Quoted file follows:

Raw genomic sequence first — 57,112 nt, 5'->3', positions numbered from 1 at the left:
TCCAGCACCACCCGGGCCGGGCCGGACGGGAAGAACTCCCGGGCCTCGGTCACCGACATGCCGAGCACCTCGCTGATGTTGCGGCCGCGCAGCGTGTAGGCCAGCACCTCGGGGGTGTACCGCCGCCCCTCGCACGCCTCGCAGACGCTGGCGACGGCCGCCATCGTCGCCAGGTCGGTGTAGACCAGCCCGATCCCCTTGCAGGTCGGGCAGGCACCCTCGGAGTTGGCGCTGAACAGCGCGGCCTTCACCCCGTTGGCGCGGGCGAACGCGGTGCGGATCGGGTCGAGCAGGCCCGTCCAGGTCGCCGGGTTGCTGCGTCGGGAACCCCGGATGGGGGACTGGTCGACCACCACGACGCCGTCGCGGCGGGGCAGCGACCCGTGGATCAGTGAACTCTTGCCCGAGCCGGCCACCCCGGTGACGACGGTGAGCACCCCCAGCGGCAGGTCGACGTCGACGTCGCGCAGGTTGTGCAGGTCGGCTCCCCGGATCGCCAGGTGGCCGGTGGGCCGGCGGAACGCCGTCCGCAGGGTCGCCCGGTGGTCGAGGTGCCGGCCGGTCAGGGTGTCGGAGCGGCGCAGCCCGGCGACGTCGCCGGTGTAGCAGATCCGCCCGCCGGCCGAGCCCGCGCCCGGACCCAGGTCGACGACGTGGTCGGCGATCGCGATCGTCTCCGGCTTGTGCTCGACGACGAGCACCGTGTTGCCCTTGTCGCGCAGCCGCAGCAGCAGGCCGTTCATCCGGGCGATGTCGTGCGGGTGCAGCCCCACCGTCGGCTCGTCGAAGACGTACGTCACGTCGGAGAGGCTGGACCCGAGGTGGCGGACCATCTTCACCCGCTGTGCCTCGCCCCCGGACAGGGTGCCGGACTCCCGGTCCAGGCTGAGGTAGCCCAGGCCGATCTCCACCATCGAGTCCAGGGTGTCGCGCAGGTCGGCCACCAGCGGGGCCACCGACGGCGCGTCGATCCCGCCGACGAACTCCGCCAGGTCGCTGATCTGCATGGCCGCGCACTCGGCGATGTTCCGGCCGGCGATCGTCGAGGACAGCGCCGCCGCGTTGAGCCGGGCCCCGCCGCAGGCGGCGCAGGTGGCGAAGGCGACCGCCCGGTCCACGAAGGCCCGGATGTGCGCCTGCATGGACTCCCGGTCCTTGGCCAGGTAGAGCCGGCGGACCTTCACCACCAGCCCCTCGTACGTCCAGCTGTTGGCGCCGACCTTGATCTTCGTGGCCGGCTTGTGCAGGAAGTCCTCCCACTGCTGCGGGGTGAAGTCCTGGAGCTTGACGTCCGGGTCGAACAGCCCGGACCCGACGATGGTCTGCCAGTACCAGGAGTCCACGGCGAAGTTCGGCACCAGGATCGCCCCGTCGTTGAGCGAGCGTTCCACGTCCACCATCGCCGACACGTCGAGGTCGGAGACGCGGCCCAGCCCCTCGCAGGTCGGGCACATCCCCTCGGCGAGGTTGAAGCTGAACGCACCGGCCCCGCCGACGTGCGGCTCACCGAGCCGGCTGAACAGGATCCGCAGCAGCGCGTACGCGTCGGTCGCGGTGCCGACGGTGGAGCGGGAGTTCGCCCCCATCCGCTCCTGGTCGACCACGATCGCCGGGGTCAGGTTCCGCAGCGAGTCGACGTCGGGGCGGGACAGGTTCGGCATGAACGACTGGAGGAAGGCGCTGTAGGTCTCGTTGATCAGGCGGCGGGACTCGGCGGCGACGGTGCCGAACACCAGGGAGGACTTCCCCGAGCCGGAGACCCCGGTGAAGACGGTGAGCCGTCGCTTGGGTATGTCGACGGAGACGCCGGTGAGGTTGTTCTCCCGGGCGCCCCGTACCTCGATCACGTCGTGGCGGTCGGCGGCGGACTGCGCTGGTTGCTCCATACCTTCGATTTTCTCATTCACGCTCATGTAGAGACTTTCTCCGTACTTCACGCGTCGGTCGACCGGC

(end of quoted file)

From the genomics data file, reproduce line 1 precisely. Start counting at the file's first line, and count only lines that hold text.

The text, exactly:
Raw genomic sequence first — 57,112 nt, 5'->3', positions numbered from 1 at the left: